Using the Syslog EventSource, LogicMonitor can monitor syslog messages pushed to the Collector for alerting purposes only. The Syslog EventSource is not intended as a syslog viewing or searching tool. For Syslog viewing and searching, you can use LM Logs. See Collecting and Forwarding Syslog Logs.
Setting Up Syslog Monitoring
To set up your system for syslog monitoring, complete the following steps:
Step 1: Configure the Syslog Collector
By default, the Collector listens on port UDP/514 to receive the incoming syslog messages. If you would like the Collector to listen on a different port, you can edit the eventcollector.syslog.port property found in the Collector’s agent.conf file. (For instructions on editing a Collector’s configurations, see Editing the Collector Config Files.)
There are two typical configuration scenarios:
- Configuring the syslog daemon. Configure the syslog daemon running on the monitored device to forward syslog messages to the Collector.
- Configuring the central syslog server. If you have a central syslog server, configure it to forward syslog messages to the Collector. Under normal circumstances, the Collector will parse the syslog message for a hostname and assign the event to the monitored resource; if that resource property cannot be found within the message, it will associate the event with the centralized log server instead (assuming it has been added into LogicMonitor.)
The following example configures a UNIX syslog daemon to forward all syslog messages with the severity err to the device 172.16.0.12 on which the Collector is running.
Please refer to your syslog server/daemon manual for information on how to configure message forwarding.
You can create a new EventSource by selecting Settings | LogicModules | EventSources | Add | EventSource. As shown next, be sure to set the Type field to “SysLog.” This will ensure you see the appropriate filter options.
The figure above creates a syslog EventSource titled “Syslog Test” that applies to device 172.16.19.185. Only syslog messages that satisfy ALL four of the configured filters will be stored in the LogicMonitor database and trigger alerts:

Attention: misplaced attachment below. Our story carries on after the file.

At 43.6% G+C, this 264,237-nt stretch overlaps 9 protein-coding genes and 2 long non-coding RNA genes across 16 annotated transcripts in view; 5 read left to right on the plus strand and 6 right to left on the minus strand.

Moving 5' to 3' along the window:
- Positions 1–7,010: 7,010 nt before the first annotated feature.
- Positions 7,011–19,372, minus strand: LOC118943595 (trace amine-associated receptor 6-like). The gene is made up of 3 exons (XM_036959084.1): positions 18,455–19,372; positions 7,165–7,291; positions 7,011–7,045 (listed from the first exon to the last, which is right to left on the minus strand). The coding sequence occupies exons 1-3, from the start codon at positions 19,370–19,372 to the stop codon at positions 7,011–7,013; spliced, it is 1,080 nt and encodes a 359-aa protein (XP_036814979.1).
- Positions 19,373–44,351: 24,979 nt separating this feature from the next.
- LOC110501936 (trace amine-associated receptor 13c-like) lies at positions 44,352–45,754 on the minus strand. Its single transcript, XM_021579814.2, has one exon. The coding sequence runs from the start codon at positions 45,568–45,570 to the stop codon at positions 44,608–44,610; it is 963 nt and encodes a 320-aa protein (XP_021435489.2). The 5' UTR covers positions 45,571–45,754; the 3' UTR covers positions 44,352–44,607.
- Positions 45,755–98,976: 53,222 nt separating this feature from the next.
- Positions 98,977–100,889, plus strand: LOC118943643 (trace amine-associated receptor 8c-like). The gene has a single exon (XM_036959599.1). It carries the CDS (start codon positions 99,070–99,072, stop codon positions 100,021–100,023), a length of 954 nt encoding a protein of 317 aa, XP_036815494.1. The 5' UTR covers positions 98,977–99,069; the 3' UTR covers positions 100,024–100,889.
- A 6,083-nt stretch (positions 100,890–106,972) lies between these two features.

- Severity | MoreUrgentThan | Warning. The first filter listed is a Severity filter type. It requires the severity of the message to be more severe than Warning (i.e. Error, Critical, Alert, or Emergency). Note that syslog assigns numerical values to severity levels, with lower values indicating higher urgencies.
- Facility | Equal | local use 0 (local0). The second filter listed is a Facility filter type. It requires the facility of accepted messages to equal “local0” (which syslog identifies with the facility code of 16).
- Message | RegexMatch | 15031|15033|15035. The third filter listed is a Message filter type. It requires the syslog message to contain the substring of either “15031,” “15033,” or “15035.” The RegexMatch comparison operator can be effectively used to build an OR statement that returns TRUE if one or more of the substring values is present.
- Message | Contain | attack. The fourth filter listed is also a Message filter type. It requires the syslog message to contain the substring “attack.” Note that the Contain comparison operator is case-insensitive.
Note: If alerting is disabled for a syslog EventSource (or is disabled at a higher level such as a device or group) no syslog events will be displayed.
Mapping Between Syslog and LogicMonitor Alert Severities
High Availability Syslog Alerting
Syslog monitoring alerts can use LogicMonitor’s backup Collectors for high availability alerting of syslog events. In order to do this, configure your devices to send syslog messages to both the primary and backup Collectors. LogicMonitor Collectors only alert on syslog messages from devices they are currently monitoring. Therefore, the backup Collector will ignore all syslog messages while it is not monitoring the syslog device, but will commence alerting on them in the event of a Collector failover.